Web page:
Tuesday, December 31, 2013
#5 - IGPX: I’ve long been a huge fan of mecha, and as a result, I tend to be more highly critical of how these stories of giant robots pan out. I was pleasantly surpsied by IGPX, a show which I had missed out on during its original Toonami run, because of just how fresh a concept it was. The best description I can provide is that IGPX is much like F-Zero, but with robots and greater emphasis on the dynamic of the teammates and pit crew than the actual races. Which is not to say the combination of breakneck-speeds and exchanging of metal punches isn’t incredibly satisfying to watch unfold in a curiously graceful manner, but there is certainly something to be said for putting the spotlight on a crew of young pilots who have to learn to cooperate if they want to succeed.
#4 - Wolf Children: A heartwarming tale about a single mother attempting to provide her children with a secluded upbringing so that they can one day determine for themselves if they wish to live as humans or wolves, Wolf Children is the most emotionally human tale to be conveyed in the anime medium in a long while. The kids, Ame and Yuki, are simply adorable, and the movie is genuine in its timing of making viewers laugh, cheer, and tear up along with the characters. For a film that seems to want to sell itself largely on its fantasy elements, Wolf Children is, at its core, about family and the challenges a single mother faces in raising two young kids who just so happen to harness the ability to transform into wolves.
#3 - Tengen Toppa Gurren Lagann: I appreciated Gurren Lagann for reasons similar to why I have come to love Gundam, Evangelion, and many other mecha works over the years, except that in the case of Gurren Lagann, it was because it made fun of all the staples that have defined giant robot action over the decades. Combining robots for no apparent reason other than it looks equal parts silly and cool? Check. Ridiculous monologues that don’t actually mean anything but somehow strike fear into the hearts of foes and instill courage and determination in the heroic main cast members? Check. Gunmen mechs that just keep getting larger to the point where galaxies become viable options for Frisbee-like weapons? Check. It’s a series that punches subtlety in the face, but it’s a heck of a lot of fun.
#2 - Steins;Gate: Too few works dealing with time travel and divergent realities steep themselves so deep in real-world scientific theory. The fact that Steins;Gate lays out its rules before it really gets running not only makes for a more intelligently-scripted show, but a more entertaining viewing experience as well. Knowing how the ripples across time and space can cause either subtle or drastic changes keeps you guessing until the very end, the diverse and very human characters are ones you care about and want to see succeed, despite how great the cost to some might be. Other time travel-related works, anime or otherwise, could learn a thing or two from Steins;Gate about how to balance the nerdy factual elements with humorous pop culture nods and self-referential humor.
#1 - Evangelion 3.0: You Can (Not) Redo: By the finale of Evangelion 2.0: You Can (Not) Advance, we had a pretty good idea that the story was headed into bold new territory. What I don’t think I was fully prepared for, however, was how dark and complex the narrative would become. The Rebuild of Evangelion films have done a phenomenal job thus far of consolidating one of the most deep and thought-provoking anime works of all time into hour-and-a-half/two-hour installments, but there is a lot at play in Evangelion 3.0, and the attention to detail as well as the sinister nature of some of the grander schemes in motion are on par with 1997’s End of Evangelion. It’s a perfect follow-up to the groundwork the previous two films laid out, and is an exciting marker as the beginning of the end of this masterful tetralogy of films.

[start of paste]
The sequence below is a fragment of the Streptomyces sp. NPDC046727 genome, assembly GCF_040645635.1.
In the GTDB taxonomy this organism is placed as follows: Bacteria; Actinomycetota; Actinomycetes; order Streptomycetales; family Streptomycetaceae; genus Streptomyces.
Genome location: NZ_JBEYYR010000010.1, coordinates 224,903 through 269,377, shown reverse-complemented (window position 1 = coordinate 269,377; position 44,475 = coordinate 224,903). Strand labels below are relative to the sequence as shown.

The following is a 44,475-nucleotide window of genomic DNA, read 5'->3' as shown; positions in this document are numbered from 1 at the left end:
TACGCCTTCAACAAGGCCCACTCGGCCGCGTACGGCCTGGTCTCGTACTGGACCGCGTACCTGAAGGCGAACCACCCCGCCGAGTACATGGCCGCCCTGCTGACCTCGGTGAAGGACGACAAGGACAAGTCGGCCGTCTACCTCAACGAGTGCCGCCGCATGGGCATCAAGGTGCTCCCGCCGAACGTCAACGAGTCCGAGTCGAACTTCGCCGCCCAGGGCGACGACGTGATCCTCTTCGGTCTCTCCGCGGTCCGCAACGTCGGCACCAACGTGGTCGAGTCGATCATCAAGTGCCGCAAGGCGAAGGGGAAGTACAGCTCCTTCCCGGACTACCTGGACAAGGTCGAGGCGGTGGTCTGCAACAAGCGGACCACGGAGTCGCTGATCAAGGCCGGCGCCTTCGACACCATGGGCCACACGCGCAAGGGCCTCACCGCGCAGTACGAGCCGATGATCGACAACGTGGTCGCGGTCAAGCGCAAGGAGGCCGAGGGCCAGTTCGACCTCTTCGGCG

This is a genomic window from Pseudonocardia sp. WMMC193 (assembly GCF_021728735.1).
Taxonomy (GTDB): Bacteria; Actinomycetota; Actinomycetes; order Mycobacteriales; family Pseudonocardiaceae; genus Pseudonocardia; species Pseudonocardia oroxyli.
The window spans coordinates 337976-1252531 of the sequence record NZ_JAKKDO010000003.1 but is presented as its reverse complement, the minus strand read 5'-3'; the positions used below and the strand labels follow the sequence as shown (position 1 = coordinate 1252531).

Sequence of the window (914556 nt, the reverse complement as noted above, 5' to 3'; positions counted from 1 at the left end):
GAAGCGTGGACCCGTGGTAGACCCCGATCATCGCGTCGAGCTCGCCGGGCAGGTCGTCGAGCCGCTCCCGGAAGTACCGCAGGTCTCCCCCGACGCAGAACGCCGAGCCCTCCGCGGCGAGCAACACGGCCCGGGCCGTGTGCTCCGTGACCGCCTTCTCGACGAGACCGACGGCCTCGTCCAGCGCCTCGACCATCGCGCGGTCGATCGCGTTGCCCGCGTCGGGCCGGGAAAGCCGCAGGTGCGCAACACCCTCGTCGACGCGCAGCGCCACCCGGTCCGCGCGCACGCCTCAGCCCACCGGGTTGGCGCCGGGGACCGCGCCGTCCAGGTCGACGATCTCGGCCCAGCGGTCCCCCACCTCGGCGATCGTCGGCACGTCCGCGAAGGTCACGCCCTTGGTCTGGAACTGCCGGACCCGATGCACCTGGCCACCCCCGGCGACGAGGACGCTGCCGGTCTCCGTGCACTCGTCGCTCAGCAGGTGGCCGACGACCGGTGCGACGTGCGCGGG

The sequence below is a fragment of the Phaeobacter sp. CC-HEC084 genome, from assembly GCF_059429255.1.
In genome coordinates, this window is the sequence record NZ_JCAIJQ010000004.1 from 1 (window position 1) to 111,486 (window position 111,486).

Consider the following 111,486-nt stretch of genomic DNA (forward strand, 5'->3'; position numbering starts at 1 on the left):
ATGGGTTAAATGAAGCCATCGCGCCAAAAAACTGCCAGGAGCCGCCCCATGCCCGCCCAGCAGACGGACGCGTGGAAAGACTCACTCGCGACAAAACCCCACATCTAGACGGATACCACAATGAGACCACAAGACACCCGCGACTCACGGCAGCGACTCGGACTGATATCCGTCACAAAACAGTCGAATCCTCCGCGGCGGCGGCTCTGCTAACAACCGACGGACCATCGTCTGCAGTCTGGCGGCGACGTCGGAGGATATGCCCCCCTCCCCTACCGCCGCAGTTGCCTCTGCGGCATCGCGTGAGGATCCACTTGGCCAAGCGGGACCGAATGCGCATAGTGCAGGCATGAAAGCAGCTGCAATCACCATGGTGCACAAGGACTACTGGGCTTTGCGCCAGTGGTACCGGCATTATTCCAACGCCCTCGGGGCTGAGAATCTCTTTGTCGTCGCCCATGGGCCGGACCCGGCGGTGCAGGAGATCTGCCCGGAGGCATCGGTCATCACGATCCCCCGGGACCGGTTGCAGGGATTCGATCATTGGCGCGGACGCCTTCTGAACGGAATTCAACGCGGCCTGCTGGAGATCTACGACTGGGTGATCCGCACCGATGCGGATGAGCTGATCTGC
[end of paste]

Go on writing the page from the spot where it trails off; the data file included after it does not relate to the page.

#5 - Pokemon X and Y: The Pokemon franchise ventures forth into a bold new realm of full 3D character models, environments, and dynamic battle animations. At its core, this is the same Pokemon experience you’ve known for years, but the addition of a new Fairy type spices up the routine more than the highly-touted mega evolutions. The new Pokemon feel largely an extension of those introduced in Black and White, and that’s very much a good thing, as the typing combinations, movesets, and designs are wonderful. The post game is, unfortunately, almost nonexistent, and the fact that the game provides more than enough in the way of acquiring experience points means that X and Y will be easier than previous entries into Game Freak’s long-running series. Still, it’s a promising sign of things to come and prove a truly impressive feat for the hardware.
#4 - Metroid Fusion: Following hot on the heels of my playthrough of Super Metroid, Fusion was a game that, despite my high hopes for, I did not expect to come close to the quality of the SNES classic. I was pleasantly surprised to find that, while I still regarded Super Metroid as the best 2D entry in the series, that Fusion was a dang close runner-up, thanks in no small part to the extra push of the horror thematic and decent challenge factor. Fusion is certainly a more direct Metroid title, as story comes first and foremost and the exploration factor is downscaled from other entries in the series. But the experience is handled masterfully, and stands as one of the best Gameboy Advance titles I’ve had a chance to experience.